Display centering is accomplished by controlling the start and end time of the FPD display enable waveforms relative to the CRT display enable waveforms without relying on the timing signals H Sync and V sync. In the current invention, the start and end time of the FPD display enable waveforms are controlled by pre-programmed values in designated registers. The FPD display enable signal begins when the time value of a start counter reaches the set time in a corresponding start register. Similarly, the FPD display enable signal ends when the time value of the end counter reaches the set time in the corresponding end register.
It is an object of the present invention to provide a video graphics controller that can expand standard VGA graphics resolutions, encompassing both text and graphics modes, to utilize all the display area of a larger FPD.
It is a further object of the present invention to provide a video graphics controller that can position standard VGA graphics resolutions within a larger FPD.
It is a further object of the present invention to provide a video graphics controller that can position standard VGA graphics resolutions within a larger FPD whose horizontal enable time period is equal to or greater than the total time period of the CRT generated horizontal lines.
A still further object is to provide a video graphics controller that offer both expansion and centering as alternative displaying modes for displaying standard VGA graphics resolutions within larger FPDs.
FIG. 1 is a diagram of an 8-by-16 VGA text character font.
FIG. 2 is a diagram illustrating a method to expand text characters horizontally in accordance with the invention.
FIG. 3 is a diagram illustrating the inventive method to expand text characters vertically.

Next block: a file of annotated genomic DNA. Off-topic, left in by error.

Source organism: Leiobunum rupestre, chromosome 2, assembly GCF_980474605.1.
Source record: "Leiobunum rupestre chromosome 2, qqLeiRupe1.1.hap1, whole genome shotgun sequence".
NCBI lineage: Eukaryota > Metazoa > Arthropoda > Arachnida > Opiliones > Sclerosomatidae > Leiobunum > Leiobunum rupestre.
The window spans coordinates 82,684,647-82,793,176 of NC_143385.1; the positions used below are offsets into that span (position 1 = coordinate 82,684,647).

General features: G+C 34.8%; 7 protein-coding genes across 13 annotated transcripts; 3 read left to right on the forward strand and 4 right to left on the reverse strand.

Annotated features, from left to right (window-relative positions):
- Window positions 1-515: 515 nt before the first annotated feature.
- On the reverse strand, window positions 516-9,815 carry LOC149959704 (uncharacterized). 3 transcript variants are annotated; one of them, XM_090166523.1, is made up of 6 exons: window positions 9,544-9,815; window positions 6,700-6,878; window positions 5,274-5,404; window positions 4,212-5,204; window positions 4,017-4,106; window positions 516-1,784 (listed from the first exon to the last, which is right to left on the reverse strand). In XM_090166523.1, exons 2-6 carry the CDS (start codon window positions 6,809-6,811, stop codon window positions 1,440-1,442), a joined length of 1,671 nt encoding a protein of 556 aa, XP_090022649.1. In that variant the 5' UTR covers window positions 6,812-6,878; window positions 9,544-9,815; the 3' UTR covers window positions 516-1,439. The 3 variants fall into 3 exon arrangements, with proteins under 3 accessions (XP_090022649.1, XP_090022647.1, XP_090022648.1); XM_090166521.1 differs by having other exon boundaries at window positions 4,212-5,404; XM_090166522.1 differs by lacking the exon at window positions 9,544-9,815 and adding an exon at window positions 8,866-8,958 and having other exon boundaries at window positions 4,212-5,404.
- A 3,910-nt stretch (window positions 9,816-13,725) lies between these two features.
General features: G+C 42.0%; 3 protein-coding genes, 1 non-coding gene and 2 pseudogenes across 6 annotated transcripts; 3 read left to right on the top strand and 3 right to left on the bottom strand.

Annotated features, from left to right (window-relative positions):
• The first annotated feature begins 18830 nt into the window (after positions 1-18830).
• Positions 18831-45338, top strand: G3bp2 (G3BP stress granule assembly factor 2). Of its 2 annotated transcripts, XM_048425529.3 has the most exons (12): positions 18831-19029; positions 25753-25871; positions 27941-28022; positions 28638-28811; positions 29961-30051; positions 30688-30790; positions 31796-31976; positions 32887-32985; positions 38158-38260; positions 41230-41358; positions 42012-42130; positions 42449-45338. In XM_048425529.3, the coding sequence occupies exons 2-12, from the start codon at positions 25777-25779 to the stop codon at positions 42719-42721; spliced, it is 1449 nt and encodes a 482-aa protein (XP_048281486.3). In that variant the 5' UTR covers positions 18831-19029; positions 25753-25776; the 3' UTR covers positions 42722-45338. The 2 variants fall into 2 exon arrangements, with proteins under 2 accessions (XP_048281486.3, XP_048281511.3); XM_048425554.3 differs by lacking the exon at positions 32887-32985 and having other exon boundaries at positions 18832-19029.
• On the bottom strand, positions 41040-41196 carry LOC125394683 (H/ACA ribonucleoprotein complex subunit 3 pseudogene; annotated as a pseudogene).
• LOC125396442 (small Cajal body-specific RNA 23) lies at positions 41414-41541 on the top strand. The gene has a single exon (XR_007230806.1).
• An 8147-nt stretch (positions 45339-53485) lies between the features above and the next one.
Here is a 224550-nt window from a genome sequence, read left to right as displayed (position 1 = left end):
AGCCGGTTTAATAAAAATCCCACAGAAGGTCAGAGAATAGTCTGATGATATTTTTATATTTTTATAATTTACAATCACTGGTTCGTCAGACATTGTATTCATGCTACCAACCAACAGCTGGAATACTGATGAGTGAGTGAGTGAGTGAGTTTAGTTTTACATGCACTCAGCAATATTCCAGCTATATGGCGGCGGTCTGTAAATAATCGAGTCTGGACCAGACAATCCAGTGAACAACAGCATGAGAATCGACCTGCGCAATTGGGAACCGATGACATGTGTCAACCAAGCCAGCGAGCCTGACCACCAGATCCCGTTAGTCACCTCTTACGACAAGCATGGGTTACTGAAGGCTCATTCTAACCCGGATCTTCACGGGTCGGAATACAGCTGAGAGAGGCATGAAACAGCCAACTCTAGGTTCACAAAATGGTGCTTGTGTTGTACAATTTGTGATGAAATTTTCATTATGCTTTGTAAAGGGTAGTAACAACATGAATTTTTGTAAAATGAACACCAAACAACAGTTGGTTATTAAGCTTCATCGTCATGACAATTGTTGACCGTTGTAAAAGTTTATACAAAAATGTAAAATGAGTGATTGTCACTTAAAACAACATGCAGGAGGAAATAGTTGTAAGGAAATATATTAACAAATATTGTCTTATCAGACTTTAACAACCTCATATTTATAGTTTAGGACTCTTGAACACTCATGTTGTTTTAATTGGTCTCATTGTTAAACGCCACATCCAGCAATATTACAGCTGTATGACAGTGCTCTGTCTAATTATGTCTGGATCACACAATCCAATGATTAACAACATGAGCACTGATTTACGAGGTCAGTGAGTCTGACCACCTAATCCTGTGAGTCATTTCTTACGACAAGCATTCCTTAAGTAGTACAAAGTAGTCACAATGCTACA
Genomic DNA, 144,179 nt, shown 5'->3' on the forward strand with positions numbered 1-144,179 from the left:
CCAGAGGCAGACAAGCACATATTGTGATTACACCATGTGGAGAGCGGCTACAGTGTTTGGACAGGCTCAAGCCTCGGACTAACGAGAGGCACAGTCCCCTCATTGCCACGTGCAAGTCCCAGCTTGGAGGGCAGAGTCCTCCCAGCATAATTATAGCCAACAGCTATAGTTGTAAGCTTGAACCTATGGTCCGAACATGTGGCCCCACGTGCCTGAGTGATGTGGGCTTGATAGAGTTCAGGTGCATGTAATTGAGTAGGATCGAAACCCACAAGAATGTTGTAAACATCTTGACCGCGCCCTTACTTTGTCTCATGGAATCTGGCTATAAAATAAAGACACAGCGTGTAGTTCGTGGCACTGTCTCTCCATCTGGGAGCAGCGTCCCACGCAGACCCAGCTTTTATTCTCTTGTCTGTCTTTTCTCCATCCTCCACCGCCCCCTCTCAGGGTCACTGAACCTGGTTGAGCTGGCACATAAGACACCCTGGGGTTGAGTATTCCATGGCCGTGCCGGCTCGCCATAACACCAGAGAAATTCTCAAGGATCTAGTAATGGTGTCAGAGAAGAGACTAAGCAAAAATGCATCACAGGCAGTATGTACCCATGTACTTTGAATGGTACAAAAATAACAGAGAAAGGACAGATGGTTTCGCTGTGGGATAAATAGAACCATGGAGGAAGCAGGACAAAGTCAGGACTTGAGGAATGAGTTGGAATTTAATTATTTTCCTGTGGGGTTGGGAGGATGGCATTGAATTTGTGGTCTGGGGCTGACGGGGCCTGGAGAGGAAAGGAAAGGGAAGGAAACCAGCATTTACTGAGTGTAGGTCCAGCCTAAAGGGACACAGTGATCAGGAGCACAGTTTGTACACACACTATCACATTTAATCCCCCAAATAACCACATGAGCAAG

FIG. 4 is a diagram illustrating how an 8-by-16 text character font looks like after being expanded to 10-by-24.
FIG. 5A illustrates a graphics display shown on a 640×480 pixels screen.
FIG. 5B illustrates a magnified view of a portion of the graphics display as shown on FIG. 5A.
FIG. 6A illustrates an expanded graphics display shown on a 800×600 pixels screen.
FIG. 6B illustrates a magnified view of a portion of the graphics display as shown on FIG. 6A.
FIG. 7A is a block diagram of the hardware used in expanding text characters horizontally in the present invention.
FIGS. 7B(a) and 7B(b) are a diagram of the horizontal expansion repeat (RPT) signal.
FIG. 8A is a block diagram of the hardware used in expanding graphics horizontally.
FIGS. 8B(a) and 8B(b) are a diagram of the receive enable (REN) signal.
FIG. 9A is a block diagram of the hardware used in expanding text and graphics vertically in the present invention.
FIG. 9B is a block diagram of the hardware used in generating the vertical expansion duplicate (DUP) signal.
FIGS. 9C(a)-9C(g) are a diagram of the DUP waveforms for different modes of expansion.
FIG. 10 illustrates the centering of a 640×480 pixels format on a 800×600 monitor screen.